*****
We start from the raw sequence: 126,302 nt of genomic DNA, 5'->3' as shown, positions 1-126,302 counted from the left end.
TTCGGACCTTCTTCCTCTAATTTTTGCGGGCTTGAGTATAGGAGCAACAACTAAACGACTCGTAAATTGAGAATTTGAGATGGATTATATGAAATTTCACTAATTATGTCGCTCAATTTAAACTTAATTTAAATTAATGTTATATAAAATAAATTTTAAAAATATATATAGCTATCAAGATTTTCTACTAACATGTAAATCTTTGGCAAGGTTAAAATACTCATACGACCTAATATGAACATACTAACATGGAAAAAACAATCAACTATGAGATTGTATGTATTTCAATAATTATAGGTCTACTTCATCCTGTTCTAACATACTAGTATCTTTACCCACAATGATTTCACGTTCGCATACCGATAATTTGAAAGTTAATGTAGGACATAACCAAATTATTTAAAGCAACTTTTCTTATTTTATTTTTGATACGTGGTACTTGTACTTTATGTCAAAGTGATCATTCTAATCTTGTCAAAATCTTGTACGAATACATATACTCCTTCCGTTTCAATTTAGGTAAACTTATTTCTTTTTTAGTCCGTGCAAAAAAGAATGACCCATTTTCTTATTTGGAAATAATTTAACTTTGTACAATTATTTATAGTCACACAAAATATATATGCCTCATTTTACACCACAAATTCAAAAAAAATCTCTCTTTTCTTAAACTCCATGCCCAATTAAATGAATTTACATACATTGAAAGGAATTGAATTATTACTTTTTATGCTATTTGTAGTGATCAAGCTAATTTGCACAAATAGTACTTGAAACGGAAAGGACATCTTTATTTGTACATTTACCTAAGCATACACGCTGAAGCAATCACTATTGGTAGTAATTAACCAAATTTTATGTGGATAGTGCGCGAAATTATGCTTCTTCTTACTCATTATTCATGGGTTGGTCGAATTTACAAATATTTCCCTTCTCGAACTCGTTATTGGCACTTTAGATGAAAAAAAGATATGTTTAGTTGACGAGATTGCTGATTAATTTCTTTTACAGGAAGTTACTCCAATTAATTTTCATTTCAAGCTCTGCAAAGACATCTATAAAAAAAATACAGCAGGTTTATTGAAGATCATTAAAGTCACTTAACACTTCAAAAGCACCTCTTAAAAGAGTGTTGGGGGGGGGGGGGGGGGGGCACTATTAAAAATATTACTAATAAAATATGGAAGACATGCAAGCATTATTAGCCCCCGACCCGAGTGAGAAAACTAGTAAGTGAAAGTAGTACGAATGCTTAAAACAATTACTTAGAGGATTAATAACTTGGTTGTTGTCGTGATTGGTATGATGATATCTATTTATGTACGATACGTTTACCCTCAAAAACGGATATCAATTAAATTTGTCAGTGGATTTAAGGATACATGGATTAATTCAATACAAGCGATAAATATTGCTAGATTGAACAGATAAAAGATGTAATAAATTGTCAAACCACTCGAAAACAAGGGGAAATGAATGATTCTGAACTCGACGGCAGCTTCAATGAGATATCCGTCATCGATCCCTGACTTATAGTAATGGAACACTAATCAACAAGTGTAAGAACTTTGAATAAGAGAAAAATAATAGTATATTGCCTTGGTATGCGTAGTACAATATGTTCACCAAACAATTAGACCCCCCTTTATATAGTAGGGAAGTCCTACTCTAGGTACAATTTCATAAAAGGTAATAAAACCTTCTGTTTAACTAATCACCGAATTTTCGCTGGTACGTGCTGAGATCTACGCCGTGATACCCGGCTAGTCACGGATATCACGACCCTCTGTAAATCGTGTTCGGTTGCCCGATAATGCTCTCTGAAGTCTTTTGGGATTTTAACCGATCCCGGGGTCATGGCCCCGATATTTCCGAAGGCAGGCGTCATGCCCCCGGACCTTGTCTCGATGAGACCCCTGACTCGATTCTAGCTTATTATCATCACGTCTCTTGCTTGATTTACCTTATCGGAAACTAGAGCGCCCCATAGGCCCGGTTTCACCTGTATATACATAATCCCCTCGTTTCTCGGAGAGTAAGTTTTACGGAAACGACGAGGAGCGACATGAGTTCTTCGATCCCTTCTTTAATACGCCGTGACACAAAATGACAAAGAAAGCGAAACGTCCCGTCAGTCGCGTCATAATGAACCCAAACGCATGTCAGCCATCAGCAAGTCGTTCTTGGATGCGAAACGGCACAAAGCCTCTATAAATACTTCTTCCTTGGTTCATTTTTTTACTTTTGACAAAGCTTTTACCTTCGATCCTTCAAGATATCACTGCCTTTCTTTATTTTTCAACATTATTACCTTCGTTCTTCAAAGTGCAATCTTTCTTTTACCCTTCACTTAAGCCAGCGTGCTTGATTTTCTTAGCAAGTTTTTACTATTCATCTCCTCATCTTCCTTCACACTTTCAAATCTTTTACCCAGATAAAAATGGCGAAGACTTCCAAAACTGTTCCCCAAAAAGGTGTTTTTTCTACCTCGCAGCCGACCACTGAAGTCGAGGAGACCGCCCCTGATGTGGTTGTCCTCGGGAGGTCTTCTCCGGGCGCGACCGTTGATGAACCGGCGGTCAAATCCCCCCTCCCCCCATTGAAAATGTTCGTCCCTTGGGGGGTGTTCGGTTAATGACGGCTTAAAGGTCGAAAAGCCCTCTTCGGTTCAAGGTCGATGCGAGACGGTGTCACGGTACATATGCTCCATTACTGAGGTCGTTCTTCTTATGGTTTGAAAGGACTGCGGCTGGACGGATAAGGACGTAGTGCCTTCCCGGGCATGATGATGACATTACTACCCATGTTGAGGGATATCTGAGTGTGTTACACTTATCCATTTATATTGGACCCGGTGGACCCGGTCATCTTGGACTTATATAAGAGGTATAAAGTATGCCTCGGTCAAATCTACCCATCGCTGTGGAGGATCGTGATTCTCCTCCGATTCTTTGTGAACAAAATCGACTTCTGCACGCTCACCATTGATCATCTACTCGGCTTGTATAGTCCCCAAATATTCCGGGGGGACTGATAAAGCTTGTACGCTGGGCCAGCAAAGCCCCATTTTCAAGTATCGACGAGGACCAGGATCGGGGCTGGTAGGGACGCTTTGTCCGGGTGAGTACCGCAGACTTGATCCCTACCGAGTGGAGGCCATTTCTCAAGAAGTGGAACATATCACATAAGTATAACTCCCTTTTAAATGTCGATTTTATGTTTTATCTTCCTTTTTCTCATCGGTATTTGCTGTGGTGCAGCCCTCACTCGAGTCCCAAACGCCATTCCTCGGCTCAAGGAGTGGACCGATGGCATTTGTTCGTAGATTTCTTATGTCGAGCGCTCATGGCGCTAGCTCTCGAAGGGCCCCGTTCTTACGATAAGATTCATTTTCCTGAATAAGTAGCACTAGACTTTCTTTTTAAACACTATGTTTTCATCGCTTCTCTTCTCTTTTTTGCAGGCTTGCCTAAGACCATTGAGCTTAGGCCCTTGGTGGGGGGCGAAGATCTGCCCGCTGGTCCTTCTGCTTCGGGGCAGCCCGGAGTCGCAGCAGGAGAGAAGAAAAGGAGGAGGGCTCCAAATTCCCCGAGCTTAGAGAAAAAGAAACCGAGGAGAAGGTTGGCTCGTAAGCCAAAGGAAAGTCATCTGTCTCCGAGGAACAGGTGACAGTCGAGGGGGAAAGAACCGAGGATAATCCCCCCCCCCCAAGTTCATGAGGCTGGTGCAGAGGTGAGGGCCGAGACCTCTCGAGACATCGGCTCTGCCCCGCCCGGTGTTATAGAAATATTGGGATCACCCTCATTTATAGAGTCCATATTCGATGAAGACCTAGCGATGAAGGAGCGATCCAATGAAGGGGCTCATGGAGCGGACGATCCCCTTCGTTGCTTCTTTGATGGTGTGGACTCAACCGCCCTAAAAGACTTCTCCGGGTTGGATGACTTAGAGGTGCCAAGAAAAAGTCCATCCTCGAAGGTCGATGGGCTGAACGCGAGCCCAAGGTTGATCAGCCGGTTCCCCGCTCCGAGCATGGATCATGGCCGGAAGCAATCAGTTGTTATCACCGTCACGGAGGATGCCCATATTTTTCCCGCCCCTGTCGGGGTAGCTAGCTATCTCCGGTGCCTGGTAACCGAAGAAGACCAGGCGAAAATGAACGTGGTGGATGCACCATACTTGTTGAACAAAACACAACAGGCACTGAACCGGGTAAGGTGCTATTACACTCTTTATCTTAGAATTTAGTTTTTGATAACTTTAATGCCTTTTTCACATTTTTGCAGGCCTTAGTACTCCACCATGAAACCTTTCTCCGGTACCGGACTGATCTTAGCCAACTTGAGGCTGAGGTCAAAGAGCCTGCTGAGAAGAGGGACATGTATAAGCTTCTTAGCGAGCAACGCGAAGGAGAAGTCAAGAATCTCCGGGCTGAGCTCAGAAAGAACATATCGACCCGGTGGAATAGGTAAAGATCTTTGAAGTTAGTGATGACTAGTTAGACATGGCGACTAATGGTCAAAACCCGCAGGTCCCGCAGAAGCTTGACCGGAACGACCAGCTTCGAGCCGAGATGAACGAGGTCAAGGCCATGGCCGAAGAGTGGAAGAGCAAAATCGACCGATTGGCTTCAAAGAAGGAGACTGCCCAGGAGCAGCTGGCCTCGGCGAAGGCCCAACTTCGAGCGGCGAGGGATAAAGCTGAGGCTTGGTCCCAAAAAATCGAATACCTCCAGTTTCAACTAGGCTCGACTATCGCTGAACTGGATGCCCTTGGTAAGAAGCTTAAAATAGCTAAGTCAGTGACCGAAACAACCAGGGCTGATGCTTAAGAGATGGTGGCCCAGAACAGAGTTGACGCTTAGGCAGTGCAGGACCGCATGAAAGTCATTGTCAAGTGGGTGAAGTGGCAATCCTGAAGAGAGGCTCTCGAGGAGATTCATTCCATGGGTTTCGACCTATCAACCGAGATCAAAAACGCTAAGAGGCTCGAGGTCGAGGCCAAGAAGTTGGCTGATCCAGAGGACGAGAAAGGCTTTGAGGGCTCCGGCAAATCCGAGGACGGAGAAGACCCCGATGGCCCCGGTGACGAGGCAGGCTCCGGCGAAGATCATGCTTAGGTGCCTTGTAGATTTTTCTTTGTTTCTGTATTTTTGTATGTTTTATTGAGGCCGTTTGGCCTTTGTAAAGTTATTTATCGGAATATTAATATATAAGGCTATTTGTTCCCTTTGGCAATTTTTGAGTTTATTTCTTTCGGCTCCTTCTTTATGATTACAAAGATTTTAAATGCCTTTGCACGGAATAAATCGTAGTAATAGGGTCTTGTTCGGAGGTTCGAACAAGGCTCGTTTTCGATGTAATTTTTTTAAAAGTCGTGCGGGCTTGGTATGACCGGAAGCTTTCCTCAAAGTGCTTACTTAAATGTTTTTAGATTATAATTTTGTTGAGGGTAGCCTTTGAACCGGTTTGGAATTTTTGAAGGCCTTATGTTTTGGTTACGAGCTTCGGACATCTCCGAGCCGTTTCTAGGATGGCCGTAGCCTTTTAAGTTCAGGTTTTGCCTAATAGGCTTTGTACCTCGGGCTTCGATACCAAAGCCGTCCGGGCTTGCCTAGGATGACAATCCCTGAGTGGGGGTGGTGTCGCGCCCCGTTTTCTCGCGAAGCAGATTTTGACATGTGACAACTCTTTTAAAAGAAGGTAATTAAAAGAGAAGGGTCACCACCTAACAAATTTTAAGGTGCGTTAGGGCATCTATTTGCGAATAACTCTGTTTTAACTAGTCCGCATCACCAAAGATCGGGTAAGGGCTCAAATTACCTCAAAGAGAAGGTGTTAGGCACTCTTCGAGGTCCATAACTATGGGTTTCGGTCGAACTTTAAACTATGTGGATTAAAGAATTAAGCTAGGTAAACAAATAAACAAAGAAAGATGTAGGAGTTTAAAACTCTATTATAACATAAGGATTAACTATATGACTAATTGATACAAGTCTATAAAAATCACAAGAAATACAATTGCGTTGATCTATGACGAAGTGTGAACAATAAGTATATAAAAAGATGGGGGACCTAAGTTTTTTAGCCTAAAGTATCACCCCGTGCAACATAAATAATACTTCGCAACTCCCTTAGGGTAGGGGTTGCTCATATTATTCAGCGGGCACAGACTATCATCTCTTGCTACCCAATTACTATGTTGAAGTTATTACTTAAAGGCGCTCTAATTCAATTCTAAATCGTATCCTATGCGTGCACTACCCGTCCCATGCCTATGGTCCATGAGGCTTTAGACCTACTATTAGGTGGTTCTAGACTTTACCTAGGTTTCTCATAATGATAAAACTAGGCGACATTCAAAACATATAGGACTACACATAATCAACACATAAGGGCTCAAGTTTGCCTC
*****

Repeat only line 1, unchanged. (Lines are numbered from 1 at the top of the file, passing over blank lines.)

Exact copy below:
We start from the raw sequence: 126,302 nt of genomic DNA, 5'->3' as shown, positions 1-126,302 counted from the left end.